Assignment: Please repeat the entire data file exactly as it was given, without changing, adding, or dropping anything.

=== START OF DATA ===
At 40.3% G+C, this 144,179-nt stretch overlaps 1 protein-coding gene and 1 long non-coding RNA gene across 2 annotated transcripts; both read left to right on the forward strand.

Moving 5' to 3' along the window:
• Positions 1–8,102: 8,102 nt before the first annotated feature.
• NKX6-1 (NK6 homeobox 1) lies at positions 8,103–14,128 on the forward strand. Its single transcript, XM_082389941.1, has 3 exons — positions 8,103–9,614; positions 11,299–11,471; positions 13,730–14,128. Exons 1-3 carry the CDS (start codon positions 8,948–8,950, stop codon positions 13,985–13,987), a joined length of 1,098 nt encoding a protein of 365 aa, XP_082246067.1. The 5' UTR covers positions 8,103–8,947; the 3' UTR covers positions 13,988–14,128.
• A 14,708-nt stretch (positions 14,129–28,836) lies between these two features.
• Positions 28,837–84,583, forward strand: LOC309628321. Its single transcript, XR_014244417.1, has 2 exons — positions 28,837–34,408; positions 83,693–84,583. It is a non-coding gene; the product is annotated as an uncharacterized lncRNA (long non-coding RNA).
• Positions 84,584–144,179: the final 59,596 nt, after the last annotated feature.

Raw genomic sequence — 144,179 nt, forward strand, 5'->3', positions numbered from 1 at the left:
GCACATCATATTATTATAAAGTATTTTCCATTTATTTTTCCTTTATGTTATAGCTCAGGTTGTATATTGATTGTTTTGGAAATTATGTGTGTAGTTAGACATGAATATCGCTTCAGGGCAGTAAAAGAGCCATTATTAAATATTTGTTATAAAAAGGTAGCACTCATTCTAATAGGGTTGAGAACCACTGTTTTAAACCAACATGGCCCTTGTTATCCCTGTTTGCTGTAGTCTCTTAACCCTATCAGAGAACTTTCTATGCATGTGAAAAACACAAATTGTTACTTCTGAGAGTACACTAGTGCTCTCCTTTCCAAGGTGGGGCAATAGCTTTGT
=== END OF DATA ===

At 40.3% G+C, this 144,179-nt stretch overlaps 1 protein-coding gene and 1 long non-coding RNA gene across 2 annotated transcripts; both read left to right on the forward strand.

Moving 5' to 3' along the window:
• Positions 1–8,102: 8,102 nt before the first annotated feature.
• NKX6-1 (NK6 homeobox 1) lies at positions 8,103–14,128 on the forward strand. Its single transcript, XM_082389941.1, has 3 exons — positions 8,103–9,614; positions 11,299–11,471; positions 13,730–14,128. Exons 1-3 carry the CDS (start codon positions 8,948–8,950, stop codon positions 13,985–13,987), a joined length of 1,098 nt encoding a protein of 365 aa, XP_082246067.1. The 5' UTR covers positions 8,103–8,947; the 3' UTR covers positions 13,988–14,128.
• A 14,708-nt stretch (positions 14,129–28,836) lies between these two features.
• Positions 28,837–84,583, forward strand: LOC309628321. Its single transcript, XR_014244417.1, has 2 exons — positions 28,837–34,408; positions 83,693–84,583. It is a non-coding gene; the product is annotated as an uncharacterized lncRNA (long non-coding RNA).
• Positions 84,584–144,179: the final 59,596 nt, after the last annotated feature.

Raw genomic sequence — 144,179 nt, forward strand, 5'->3', positions numbered from 1 at the left:
GCACATCATATTATTATAAAGTATTTTCCATTTATTTTTCCTTTATGTTATAGCTCAGGTTGTATATTGATTGTTTTGGAAATTATGTGTGTAGTTAGACATGAATATCGCTTCAGGGCAGTAAAAGAGCCATTATTAAATATTTGTTATAAAAAGGTAGCACTCATTCTAATAGGGTTGAGAACCACTGTTTTAAACCAACATGGCCCTTGTTATCCCTGTTTGCTGTAGTCTCTTAACCCTATCAGAGAACTTTCTATGCATGTGAAAAACACAAATTGTTACTTCTGAGAGTACACTAGTGCTCTCCTTTCCAAGGTGGGGCAATAGCTTTGT